Dark purple silk palms
spread profusely from twig wrists,
trail delicately over the tall woodslat fence
that separates our yards.

Tiny fragile white startles
of petals cluster together
on the tips of lean, limber vines,
shimmy softly in the uneven breeze.
The jungle next door tantalizes.

On the opposite side, my other neighbors
plant a waist-high picket fence
between our yards,
whirling windtoys
and tidy raised wood boxes
of dark soil,
beds for vegetables and flowers.

Rakes, shovels, a worn pitchfork
lean against the wall of their  home.
Adolescent fruit trees
elbow awkwardly
from corners.

The old two-story oak
with recently shortened limbs
waiting to grow soft,
supple again.

My yard,
a bare block of crewcut grass
and clover, a thick short hedge or two.
A chest-high rubbery roundness
hunkers down in one corner,
a succulent cabbage-like hulk.

Spindly impatiens scrabble
across from the bedraggled fern.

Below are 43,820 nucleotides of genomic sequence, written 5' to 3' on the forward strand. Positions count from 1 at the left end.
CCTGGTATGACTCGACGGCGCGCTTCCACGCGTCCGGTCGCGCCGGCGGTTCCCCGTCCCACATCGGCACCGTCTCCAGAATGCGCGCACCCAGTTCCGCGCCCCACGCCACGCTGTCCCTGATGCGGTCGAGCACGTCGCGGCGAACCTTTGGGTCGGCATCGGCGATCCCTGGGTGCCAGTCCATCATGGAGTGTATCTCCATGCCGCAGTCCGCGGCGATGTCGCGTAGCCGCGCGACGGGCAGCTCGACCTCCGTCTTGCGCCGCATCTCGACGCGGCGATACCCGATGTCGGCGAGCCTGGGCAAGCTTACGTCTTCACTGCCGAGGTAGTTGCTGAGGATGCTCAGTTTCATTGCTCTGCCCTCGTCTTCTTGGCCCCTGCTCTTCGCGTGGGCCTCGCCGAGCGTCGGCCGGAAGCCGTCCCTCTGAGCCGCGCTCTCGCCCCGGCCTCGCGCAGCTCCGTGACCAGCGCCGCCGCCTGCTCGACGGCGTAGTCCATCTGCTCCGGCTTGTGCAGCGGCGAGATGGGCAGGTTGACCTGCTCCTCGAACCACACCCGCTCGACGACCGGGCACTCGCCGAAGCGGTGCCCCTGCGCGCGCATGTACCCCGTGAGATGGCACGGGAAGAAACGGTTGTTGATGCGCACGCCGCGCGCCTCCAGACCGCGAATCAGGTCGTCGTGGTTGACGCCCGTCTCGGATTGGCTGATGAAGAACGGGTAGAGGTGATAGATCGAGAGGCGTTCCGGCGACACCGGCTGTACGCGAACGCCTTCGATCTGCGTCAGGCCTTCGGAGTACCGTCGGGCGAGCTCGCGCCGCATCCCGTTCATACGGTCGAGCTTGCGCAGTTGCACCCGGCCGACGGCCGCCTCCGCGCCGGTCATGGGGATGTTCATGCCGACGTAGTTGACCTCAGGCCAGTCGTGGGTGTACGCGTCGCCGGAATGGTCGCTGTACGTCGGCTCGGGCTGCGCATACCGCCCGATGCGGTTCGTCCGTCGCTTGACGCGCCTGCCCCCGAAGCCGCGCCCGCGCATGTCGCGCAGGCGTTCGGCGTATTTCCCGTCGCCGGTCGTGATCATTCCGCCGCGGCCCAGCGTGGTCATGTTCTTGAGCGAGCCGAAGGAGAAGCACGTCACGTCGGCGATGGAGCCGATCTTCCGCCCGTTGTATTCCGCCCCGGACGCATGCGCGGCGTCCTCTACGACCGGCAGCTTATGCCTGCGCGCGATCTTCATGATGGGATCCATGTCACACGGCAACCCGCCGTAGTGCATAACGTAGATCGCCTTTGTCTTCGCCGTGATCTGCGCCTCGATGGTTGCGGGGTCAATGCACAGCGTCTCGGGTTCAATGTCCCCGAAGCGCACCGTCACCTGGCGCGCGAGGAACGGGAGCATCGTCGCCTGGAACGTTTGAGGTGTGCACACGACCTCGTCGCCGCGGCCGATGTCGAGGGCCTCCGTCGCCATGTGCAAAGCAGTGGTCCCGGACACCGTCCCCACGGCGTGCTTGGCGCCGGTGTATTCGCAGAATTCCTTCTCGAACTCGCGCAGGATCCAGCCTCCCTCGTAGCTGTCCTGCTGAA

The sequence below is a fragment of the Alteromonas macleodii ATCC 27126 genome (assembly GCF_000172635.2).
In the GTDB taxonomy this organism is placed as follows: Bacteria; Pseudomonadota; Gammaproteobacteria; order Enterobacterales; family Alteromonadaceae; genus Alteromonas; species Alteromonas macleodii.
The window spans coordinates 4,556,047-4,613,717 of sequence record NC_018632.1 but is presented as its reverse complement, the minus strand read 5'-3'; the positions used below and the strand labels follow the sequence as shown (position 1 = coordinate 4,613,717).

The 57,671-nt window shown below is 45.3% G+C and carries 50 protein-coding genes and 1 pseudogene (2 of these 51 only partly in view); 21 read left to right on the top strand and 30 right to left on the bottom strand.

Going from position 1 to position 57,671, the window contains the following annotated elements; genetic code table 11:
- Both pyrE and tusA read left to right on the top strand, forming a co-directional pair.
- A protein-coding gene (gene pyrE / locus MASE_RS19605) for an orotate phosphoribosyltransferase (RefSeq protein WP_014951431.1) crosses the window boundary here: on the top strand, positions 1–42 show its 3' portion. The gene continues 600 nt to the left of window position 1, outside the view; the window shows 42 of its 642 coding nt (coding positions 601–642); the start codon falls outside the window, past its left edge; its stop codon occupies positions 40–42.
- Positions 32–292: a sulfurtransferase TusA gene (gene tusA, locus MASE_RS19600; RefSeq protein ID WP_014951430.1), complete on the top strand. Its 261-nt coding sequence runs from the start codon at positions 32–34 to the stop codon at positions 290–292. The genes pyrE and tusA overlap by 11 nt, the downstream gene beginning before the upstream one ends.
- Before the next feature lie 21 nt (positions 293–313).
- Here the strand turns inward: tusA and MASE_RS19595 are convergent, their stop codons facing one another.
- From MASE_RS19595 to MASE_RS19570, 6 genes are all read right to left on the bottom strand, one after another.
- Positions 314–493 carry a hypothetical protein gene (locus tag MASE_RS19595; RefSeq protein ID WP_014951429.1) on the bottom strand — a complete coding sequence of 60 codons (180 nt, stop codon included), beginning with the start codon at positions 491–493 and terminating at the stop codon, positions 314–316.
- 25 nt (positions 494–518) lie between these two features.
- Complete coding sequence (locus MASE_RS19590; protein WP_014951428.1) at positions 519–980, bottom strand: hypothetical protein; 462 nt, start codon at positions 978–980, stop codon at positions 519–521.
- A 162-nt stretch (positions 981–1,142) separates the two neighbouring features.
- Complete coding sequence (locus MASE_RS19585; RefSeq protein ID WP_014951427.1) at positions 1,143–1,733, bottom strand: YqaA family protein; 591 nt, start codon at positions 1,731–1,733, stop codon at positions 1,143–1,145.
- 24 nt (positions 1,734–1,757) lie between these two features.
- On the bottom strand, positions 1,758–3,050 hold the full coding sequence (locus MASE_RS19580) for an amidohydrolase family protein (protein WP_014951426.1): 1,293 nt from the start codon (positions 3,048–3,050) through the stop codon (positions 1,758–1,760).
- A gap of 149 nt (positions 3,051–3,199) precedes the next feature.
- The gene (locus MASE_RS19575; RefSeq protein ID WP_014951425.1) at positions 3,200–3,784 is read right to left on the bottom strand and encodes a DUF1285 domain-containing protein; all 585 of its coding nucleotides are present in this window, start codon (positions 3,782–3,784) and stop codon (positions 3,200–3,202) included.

The fading wood lattice
slants sideways, empty.

Calla lilies weed up
by the back door,
forest green
plastic Adirondack yardchairs
arm by arm
on the rectangle of concrete.

The gray cat prowls the bare patches
of survivor growth,
peers through the weathered picket fence.
I imagine she wants to lie
in the tender charmyard
of cherry tomatoes and bachelor buttons,
to paw at spinning yellow windmills
and tiny wood stickbirds.

I sit
taking in the neighboring passions,
stumped, overwhelmed, unable
to turn over this soil,
wishing for green delicate grace
to materialize
in this small naked square.

Despair puckers its split lips
and mutters its busy rote
while my fingers
pluck at the
plastic chair arms.


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